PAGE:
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Art Market

French art deco is still in the ascendant in New York

16 January 2024

From the December 2023 issue of Apollo. Preview and subscribe here.

The market for the best French art deco furniture has long been assured. Since the famous sale at Hôtel Drouot in Paris of the collection of Jacques Doucet – a fashion designer and leading patron of the style – sales, exhibitions, books and research into the period’s furniture have cemented its reputation for both glamour and innovation. The difficulty lies in finding exceptional pieces. As recent sales testify, when a great example emerges, competitive bidding ensues.

Between 1930 and 1936, Jean Dunand designed the lacquer-panelled Les Palmiers smoking room – a French National Treasure – for the Paris residence of Colette Aboucaya. In 2021, it sold at Phillips London for £3.3m against an estimate of £1.5–£2m. Dunand’s auction record had been broken earlier, in 2019, when a cabinet of 1937 by Dunand and Eugène Printz sold for $5.5m at Christie’s New York (estimate $300,000– $500,000). This October, a leather sofa from 1930, designed by the master of discreet luxury Émile-Jacques Ruhlmann and once owned by the restaurateur Mr Chow, fetched €1.1m against a €150,000–€200,000 estimate at Christie’s Paris.

Although the term ‘art deco’ was coined only in the 1960s – derived from the Exposition Internationale des Arts Décoratifs et Industriels Modernes of 1925 – the style predated the First World War. Designers such as Paul Follot, Pierre Chareau and Francis Jourdain pioneered a distinctly French approach to modern furniture. Both style and ethos contrasted with the industriallyproduced furniture coming out of Germany, as well as with art nouveau designs inspired by nature and by the elaborate 18th-century styles then prevalent in France. The three designers represent tendencies that characterised the wide-ranging movement until it faded in the late 1930s. Follot was a champion of traditional French craftsmanship and of the use of luxurious materials. His dining-room collection in sycamore and ebony with amaranth inlay, exhibited at the Salon d’Automne in 1912, is regarded as one of the first examples of art deco. Meanwhile, Chareau developed a sophisticated functionalism, combining industrial materials – cast iron, glass – with exotic woods such as Macassar ebony. Jourdain, by contrast, expressly disavowed luxury, and experimented instead with austere pieces made from unadorned wood. Though influenced by contemporary art movements – Fauvism, cubism, orphism, the Ballets Russes – these designers were also inspired by the art traditions of Africa, China, Japan, India, ancient Egypt and Mayan Mesoamerica. By the mid 1920s other figures had appeared, such as Ruhlmann, Dunand, Printz and Armand-Albert Rateau.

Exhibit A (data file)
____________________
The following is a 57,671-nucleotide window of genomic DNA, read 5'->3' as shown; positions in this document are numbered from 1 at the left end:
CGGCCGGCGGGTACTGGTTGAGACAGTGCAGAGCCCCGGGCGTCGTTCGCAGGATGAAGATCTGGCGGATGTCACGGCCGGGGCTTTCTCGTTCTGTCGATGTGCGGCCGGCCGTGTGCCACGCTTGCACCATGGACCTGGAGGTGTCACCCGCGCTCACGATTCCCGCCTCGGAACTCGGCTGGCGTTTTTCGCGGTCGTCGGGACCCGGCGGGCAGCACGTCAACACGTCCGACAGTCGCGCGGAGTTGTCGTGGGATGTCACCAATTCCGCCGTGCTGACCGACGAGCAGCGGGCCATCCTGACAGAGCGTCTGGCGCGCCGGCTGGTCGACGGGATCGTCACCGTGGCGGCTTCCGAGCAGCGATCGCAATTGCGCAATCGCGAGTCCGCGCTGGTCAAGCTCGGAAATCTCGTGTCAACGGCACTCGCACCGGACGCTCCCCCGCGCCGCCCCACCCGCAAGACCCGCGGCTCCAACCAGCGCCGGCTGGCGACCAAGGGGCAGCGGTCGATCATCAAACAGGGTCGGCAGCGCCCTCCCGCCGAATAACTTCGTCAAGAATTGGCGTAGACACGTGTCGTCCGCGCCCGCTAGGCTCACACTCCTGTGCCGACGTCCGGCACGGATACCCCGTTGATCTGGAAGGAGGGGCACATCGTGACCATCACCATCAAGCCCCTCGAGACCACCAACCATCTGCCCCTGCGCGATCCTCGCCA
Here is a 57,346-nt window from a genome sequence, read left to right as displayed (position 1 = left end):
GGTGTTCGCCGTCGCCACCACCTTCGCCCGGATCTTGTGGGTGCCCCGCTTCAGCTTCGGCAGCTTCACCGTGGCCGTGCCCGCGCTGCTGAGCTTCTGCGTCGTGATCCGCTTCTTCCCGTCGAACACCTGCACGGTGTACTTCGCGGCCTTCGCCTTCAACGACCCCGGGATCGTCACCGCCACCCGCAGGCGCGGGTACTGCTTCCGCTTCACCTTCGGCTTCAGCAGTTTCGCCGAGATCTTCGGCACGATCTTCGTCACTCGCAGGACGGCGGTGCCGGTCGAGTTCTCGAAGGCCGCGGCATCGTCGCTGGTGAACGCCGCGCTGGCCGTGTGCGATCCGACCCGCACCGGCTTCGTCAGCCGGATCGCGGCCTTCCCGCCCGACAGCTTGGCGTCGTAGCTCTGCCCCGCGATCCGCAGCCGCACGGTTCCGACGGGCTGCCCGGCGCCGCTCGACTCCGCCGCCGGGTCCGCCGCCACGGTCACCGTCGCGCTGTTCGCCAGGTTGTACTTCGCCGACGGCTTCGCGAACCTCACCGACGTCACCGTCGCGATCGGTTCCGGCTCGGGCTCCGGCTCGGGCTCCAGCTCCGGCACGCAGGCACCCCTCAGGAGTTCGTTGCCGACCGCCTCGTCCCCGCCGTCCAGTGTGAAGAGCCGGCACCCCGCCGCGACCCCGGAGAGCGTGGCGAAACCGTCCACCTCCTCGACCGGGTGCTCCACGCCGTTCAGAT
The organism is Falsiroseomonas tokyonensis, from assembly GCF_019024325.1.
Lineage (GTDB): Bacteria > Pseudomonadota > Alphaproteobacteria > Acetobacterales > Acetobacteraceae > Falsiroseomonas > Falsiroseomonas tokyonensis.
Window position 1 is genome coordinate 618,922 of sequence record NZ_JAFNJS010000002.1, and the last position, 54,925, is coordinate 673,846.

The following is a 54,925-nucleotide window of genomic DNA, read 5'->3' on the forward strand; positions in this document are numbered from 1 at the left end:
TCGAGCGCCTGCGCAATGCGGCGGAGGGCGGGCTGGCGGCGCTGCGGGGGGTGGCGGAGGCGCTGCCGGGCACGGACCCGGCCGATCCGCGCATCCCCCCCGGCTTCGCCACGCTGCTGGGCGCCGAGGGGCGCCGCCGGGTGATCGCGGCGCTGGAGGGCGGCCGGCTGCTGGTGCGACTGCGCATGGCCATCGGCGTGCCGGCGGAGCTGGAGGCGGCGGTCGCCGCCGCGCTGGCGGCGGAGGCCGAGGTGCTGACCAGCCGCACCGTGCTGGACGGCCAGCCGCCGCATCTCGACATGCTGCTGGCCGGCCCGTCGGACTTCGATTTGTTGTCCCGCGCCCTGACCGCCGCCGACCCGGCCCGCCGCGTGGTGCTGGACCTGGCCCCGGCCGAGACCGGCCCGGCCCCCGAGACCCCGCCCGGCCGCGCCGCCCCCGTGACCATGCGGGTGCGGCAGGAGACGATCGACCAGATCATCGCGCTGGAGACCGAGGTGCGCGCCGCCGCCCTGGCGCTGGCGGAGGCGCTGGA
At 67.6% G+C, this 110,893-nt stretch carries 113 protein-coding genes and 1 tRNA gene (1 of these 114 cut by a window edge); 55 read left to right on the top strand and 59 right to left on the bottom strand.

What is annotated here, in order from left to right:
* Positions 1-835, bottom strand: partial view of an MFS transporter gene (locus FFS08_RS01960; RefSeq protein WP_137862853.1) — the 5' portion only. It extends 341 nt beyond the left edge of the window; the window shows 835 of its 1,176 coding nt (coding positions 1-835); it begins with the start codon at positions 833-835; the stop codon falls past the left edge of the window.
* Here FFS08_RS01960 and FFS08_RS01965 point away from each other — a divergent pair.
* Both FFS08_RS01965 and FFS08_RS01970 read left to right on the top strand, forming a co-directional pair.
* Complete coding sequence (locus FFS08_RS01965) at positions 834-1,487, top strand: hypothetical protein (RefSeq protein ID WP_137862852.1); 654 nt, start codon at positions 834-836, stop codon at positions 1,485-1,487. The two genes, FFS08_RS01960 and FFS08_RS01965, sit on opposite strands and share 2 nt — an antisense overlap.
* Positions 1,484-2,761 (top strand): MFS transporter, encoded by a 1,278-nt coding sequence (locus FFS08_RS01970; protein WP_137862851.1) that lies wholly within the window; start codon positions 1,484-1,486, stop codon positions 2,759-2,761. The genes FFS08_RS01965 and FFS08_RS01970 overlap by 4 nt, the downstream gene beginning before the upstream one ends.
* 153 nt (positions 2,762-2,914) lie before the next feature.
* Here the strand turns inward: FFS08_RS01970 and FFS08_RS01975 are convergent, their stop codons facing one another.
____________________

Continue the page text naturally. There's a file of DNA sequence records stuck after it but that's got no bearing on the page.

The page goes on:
Les Palmiers (1930–36), Jean Dunand. Phillips, London, £3.3m. Photo: © Phillips

In a magazine interview in 1920, Ruhlmann defined the economic factors that enabled their creativity thus: ‘Only the very rich can pay for what is new and they alone can make it fashionable.’ Pre-eminent among these patrons was Doucet, who during the ’20s invited a group of designers, including Rose Adler, Marcel Coard, Eileen Gray and Pierre Legrain, to create the furniture for his studio in Neuilly-sur-Seine, where he kept his collection of contemporary paintings. The results became a byword for elegance. In 1923, committed patrons Marie-Laure and Charles de Noailles commissioned a console from Gray; it went on sale this November at Sotheby’s Paris, with an estimate of €200,000–€300,000.